Lonely Planet, the storied travel guidebooks publisher owned by BBC, is about to be sold, we have learned. And the buyer is a doozy: reclusive Kentucky billionaire Brad Kelley, who spent the 1990s selling discount cigarette brands like USA Gold, Bull Durham, and Malibu, then sold the company for almost $1 billion in 2001, and parlayed that money into becoming the one of the largest land owners and conservationists in United States.The deal is in final stages of negotiation, and barring any big red flags that come up the last second it should be announced next week.
The deal terms, according to our sources: Kelley will buy a majority controlling stake in Lonely Planet, and BBC Worldwide, the commercial arm of BBC which bought LP, will retain a small-but-sizable stake to help maintain editorial control through current management, as well as save on inter-country taxes.
The sale price is apparently higher than what BBC currently values LP at — that is why it is selling the majority stake, of course, no one else will pay that much — but still way below what BBC originally paid for it, which was a total of $210 million spread over roughly four years starting in 2007. In July 2012, BBC Worldwide did a second write down and valued it at $135 million. The value may be even lower now based on flagging book sales numbers. With a majority stake, the price Kelley is paying will likely be close to $100 million, but the exact number will likely to be revealed in BBC’s annual review statements that usually come out after March.
Updated: BBC Worldwide’s official statement: “We have been exploring strategic options for Lonely Planet for some time now but no deal has been done and we are not going to comment on speculation about its future.”
According to friends of Kelley we have spoken to, any acquisitions he makes are always well thought out: He’s incredibly thorough, doesn’t overpay, doesn’t do vanity buys, and looks at them long term. Sources say Kelley — whose primary residence is now in Boca Grande, FL — is more likely the second or third largest landowner in U.S., not fourth as WSJ reported in a rare story on him last year (video from story embedded below), as he downplays his holdings and a lot of his deals to buy land never surface in media.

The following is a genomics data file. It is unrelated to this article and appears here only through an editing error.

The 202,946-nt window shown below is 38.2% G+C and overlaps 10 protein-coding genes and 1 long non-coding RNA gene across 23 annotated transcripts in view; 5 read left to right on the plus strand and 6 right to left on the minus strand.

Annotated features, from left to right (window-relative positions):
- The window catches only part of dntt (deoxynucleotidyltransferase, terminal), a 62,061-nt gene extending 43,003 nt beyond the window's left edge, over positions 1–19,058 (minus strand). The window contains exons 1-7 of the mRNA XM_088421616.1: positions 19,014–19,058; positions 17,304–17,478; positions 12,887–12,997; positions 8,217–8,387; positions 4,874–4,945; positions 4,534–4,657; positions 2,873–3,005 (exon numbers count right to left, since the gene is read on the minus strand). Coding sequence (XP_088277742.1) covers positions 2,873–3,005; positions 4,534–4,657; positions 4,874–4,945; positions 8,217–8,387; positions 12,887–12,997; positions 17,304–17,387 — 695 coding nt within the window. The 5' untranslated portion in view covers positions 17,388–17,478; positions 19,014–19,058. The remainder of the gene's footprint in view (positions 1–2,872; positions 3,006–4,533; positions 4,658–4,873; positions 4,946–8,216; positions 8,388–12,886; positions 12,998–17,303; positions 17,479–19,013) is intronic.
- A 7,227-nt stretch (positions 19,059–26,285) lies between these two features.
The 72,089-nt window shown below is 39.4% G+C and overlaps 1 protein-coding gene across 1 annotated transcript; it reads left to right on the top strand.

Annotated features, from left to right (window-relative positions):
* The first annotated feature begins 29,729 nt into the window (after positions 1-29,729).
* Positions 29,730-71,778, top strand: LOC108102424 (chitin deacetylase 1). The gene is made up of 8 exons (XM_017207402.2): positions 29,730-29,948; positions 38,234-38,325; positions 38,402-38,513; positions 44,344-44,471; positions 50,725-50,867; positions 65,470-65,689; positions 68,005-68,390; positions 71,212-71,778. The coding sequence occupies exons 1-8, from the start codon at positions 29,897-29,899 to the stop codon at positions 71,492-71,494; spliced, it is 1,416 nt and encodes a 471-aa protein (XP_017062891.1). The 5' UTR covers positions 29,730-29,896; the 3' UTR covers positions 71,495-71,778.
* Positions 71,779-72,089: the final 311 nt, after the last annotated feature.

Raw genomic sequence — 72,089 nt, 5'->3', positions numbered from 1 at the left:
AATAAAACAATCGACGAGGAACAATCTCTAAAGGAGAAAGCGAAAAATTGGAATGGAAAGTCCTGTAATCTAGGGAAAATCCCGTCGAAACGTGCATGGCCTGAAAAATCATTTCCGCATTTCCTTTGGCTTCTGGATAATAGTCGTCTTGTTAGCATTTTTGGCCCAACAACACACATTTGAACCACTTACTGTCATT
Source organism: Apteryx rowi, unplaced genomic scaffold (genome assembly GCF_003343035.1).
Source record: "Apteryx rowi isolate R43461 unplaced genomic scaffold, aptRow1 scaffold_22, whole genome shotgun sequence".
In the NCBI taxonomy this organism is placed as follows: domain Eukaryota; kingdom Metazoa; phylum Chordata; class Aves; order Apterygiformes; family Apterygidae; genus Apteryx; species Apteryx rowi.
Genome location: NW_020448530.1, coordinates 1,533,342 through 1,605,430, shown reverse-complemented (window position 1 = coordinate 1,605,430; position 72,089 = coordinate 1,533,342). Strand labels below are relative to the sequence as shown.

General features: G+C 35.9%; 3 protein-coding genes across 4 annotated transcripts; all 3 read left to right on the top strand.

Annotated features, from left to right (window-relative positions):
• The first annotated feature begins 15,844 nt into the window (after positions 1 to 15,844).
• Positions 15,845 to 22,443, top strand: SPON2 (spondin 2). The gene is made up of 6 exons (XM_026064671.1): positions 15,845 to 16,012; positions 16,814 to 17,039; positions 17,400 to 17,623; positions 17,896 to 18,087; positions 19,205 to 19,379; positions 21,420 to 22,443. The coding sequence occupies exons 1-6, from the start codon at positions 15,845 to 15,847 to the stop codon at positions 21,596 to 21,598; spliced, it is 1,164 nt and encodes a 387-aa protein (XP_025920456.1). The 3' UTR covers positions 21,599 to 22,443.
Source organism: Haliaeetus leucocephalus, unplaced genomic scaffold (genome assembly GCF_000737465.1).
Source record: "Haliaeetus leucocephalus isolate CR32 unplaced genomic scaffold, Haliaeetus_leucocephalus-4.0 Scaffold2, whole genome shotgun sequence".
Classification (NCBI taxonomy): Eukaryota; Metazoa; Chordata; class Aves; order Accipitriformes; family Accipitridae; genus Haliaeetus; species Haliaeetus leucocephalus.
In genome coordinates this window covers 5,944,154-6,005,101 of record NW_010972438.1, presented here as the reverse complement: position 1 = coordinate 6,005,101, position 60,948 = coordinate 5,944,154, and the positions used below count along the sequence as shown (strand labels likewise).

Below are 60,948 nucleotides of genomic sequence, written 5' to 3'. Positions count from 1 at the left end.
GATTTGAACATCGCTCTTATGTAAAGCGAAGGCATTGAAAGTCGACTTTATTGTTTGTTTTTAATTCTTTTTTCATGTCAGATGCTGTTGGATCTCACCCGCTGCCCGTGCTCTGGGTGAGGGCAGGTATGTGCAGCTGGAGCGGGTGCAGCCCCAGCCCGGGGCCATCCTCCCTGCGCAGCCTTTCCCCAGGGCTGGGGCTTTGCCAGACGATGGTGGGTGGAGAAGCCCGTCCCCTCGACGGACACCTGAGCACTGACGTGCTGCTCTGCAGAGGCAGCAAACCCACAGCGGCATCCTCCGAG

What Kelley and his team plans to do with Lonely Planet is confounding insiders — including the irony that a historically environmentally forward-thinking brand like LP will now be owned by someone who made a fortune with cigarettes and now is a land-buying environmental conservationist.
With LP, Kelley’s team is likely thinking of the long-term value of the brand and investing in digital — especially video — and possibly going into offline retails channels and using it as a environmental conservation platform.
Kelley is an investor in a small travel startup called OutwildTV, a website using video to document the adventures of travel journalists. It is unclear what role OutWild, or its founder/principal Daniel Houghton and other principal Michael Rosenblum will have after in the new Lonely Planet under Kelley’s control, but Houghton and Rosenblum have been Kelley’s point men on all discussions with the BBC up to this point.
Considering how guarded Kelley is — he doesn’t have a public email, has hardly ever been photographed — it is likely OutWild principals may serve as the point people for his LP stake.
A version of this post originally appeared on Skift and is republished with permission.
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